It has been fifty years since Bobbi Gibb became the first woman to race the Boston Marathon, unbeknownst to the race organizers who did not realize that a woman covertly made her way to the start. Soon discovered, she shed a heavy sweatshirt and openly finished the race – to the sound of cheers – in a remarkable 3 hours 21 minutes. As she tells her story, the next two years she ran again (sans bib). Sara Mae Berman picked up the baton and ran in 1969, 1970 and 1971 until the Boston Marathon officially opened its race to women in 1972.Read More
Searching for running goals to guide me through 2016 prompted some serious self-examination about what motivates me most. Especially coming off of last year, if I am going to commit to something beyond a local 10k, it needs to grab me and inspire me in a very real way. I set the bar high, looking for something I could commit to wholeheartedly and without a second thought.Read More
To most, Tuesday was just another average weekday. I, on the other hand, looked forward to Tuesday with all of the anxious anticipation of a small child counting the days until Christmas. Tuesday was the NYC Marathon lottery. I have been waiting for this day since the moment I crossed the 2015 finish line in Central Park, and by the time it finally arrived I had all but blocked out the possibility that I might not get lucky again this year. Simply, when you want something so badly, it is almost unfathomable to think that you might not get it.Read More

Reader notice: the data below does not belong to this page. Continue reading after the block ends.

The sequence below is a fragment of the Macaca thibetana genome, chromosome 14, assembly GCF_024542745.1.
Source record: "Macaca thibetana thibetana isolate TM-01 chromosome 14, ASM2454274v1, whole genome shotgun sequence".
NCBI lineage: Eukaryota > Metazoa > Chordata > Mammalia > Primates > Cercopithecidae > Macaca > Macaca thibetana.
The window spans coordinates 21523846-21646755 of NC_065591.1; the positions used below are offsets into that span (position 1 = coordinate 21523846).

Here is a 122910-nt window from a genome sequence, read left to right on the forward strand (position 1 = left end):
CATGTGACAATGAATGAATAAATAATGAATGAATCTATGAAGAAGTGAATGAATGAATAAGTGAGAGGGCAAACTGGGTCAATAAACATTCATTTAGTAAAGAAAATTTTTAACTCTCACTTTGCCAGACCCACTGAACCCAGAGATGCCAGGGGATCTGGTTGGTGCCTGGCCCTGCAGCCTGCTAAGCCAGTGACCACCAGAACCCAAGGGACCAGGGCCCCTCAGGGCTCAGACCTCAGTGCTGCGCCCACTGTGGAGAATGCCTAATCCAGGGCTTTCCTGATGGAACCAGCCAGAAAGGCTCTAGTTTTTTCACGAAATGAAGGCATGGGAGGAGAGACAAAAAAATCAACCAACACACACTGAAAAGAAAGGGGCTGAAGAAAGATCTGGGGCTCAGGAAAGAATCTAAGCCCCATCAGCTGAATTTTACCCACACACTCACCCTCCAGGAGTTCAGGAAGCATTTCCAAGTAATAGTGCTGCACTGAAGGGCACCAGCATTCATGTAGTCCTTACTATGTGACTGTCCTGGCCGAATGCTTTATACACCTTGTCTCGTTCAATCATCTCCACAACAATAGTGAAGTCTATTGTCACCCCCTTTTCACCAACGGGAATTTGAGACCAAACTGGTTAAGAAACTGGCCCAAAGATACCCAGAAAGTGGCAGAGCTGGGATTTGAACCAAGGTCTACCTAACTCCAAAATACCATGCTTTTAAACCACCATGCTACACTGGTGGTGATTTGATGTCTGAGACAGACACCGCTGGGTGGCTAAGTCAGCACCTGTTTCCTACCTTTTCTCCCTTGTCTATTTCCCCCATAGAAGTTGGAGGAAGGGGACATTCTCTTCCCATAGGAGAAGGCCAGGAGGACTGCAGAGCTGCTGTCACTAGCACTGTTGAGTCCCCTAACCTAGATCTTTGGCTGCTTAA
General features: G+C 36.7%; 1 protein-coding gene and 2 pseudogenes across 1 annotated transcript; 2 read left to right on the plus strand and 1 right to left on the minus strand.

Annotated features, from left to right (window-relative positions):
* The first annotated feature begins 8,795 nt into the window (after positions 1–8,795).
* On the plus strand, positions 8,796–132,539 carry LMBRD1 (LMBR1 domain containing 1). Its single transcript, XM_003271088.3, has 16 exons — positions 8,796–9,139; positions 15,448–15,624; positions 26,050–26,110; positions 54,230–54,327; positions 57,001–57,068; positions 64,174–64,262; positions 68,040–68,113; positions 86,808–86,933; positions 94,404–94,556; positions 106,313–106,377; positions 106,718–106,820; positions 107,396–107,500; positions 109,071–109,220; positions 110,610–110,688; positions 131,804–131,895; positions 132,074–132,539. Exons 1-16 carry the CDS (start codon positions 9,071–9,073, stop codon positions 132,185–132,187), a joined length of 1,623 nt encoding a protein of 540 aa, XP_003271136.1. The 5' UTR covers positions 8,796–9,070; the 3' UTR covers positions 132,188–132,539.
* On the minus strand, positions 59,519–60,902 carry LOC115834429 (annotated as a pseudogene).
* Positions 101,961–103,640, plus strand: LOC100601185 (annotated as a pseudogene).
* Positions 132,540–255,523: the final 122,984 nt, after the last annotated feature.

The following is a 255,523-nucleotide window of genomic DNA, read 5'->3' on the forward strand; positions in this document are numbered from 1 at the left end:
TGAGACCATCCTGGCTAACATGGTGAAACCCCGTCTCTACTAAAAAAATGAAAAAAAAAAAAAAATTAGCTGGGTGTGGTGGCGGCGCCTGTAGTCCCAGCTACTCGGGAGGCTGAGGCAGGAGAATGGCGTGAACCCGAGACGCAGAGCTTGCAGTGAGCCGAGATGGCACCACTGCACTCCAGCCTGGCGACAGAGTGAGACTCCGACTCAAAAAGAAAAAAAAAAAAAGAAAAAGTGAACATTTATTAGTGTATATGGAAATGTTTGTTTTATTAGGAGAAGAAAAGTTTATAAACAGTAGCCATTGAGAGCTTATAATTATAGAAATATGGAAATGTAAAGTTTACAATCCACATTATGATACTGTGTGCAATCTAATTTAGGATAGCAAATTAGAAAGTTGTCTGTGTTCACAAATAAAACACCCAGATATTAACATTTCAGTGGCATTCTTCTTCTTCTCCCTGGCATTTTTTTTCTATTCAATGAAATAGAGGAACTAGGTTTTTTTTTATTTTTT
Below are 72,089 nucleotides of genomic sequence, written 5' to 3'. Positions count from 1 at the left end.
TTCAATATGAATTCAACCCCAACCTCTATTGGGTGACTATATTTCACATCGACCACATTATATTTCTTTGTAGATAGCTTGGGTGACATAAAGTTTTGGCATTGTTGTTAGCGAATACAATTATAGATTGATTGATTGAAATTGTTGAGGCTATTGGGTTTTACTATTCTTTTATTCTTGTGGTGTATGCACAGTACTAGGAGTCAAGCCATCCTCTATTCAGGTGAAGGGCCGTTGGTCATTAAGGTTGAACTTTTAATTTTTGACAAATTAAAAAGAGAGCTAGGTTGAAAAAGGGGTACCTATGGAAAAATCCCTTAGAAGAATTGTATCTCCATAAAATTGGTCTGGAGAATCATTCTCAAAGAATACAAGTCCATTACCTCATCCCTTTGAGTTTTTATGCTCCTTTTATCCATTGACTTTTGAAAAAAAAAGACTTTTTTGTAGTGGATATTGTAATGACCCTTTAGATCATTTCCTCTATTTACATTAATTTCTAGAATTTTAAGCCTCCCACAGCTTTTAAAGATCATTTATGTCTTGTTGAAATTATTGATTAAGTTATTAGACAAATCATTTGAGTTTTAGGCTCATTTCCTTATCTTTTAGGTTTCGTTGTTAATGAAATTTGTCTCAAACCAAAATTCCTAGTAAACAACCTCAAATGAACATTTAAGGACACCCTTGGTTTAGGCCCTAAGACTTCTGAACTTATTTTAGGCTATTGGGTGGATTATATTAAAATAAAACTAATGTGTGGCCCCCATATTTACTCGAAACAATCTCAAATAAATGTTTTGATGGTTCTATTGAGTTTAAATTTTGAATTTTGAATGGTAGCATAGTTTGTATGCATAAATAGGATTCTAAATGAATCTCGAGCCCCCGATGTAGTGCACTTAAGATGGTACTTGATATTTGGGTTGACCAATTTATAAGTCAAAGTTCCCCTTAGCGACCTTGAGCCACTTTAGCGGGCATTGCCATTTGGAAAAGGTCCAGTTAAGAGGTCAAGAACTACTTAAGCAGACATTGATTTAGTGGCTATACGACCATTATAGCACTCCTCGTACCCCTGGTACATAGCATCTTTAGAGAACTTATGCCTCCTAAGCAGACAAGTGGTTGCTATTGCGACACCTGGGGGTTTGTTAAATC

Today, my husband celebrates a milestone birthday: 48. What qualifies it as a milestone you may wonder? After more than twenty-four years together, twenty-three of them as a married couple, this is the year that my husband and I officially have celebrated more birthdays together than apart. And that’s something.Read More
Saturday morning, this was the exchange in our family room:
Husband: What are you doing?
Me: Setting up the TV and DVR to watch the U.S. Olympic Marathon Trials.
Me: Because I’m going to watch them. (Duh).
Husband: You are going to watch all of it?
Me: Yes. (Again, duh).
Husband: You are going to watch people run 26.2 miles?
Confession: I not only watched the full marathon coverage, I watched some of it twice.Read More
After much thought, I have concluded that there are two types of runners. There are those who have to run like they have to breathe. Whether it is 25 degrees and snowing or a sweltering 95 outside, they will figure out a way to get in their miles and beat their bests, motivated by the pure joy they derive from the sport. For them, running is an inseparable part of who they are and, absent injury, it seems to the outside observer that nothing will ever hold them back. Then there is a second class of runners who, for want of a better metaphor, need a carrot (or the promise of guilt-free chocolate) to entice them out the door.Read More